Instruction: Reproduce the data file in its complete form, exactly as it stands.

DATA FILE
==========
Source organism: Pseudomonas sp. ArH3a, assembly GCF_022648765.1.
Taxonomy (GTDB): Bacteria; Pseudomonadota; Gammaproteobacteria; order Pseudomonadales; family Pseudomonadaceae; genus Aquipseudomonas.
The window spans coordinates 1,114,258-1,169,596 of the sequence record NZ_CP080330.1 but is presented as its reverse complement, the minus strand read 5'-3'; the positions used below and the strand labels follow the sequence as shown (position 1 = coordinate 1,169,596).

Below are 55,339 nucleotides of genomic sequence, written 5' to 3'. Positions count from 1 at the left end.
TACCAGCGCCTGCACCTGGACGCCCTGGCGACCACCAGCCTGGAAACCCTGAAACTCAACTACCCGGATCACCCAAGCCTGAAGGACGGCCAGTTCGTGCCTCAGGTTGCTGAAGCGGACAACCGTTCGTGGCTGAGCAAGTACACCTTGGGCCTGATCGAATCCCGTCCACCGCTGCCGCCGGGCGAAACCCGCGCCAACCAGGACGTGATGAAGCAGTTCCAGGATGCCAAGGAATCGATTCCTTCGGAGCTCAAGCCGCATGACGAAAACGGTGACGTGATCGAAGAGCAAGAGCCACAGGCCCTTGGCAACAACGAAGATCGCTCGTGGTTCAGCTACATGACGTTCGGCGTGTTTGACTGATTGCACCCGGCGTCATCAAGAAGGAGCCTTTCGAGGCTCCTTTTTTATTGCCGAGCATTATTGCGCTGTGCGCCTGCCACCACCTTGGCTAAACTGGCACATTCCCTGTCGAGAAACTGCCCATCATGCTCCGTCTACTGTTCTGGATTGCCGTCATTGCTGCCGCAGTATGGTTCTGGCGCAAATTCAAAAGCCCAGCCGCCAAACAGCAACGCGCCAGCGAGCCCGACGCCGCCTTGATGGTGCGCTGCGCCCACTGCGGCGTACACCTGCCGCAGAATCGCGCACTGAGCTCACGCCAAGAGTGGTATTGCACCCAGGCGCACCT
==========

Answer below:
Source organism: Pseudomonas sp. ArH3a, assembly GCF_022648765.1.
Taxonomy (GTDB): Bacteria; Pseudomonadota; Gammaproteobacteria; order Pseudomonadales; family Pseudomonadaceae; genus Aquipseudomonas.
The window spans coordinates 1,114,258-1,169,596 of the sequence record NZ_CP080330.1 but is presented as its reverse complement, the minus strand read 5'-3'; the positions used below and the strand labels follow the sequence as shown (position 1 = coordinate 1,169,596).

Below are 55,339 nucleotides of genomic sequence, written 5' to 3'. Positions count from 1 at the left end.
TACCAGCGCCTGCACCTGGACGCCCTGGCGACCACCAGCCTGGAAACCCTGAAACTCAACTACCCGGATCACCCAAGCCTGAAGGACGGCCAGTTCGTGCCTCAGGTTGCTGAAGCGGACAACCGTTCGTGGCTGAGCAAGTACACCTTGGGCCTGATCGAATCCCGTCCACCGCTGCCGCCGGGCGAAACCCGCGCCAACCAGGACGTGATGAAGCAGTTCCAGGATGCCAAGGAATCGATTCCTTCGGAGCTCAAGCCGCATGACGAAAACGGTGACGTGATCGAAGAGCAAGAGCCACAGGCCCTTGGCAACAACGAAGATCGCTCGTGGTTCAGCTACATGACGTTCGGCGTGTTTGACTGATTGCACCCGGCGTCATCAAGAAGGAGCCTTTCGAGGCTCCTTTTTTATTGCCGAGCATTATTGCGCTGTGCGCCTGCCACCACCTTGGCTAAACTGGCACATTCCCTGTCGAGAAACTGCCCATCATGCTCCGTCTACTGTTCTGGATTGCCGTCATTGCTGCCGCAGTATGGTTCTGGCGCAAATTCAAAAGCCCAGCCGCCAAACAGCAACGCGCCAGCGAGCCCGACGCCGCCTTGATGGTGCGCTGCGCCCACTGCGGCGTACACCTGCCGCAGAATCGCGCACTGAGCTCACGCCAAGAGTGGTATTGCACCCAGGCGCACCT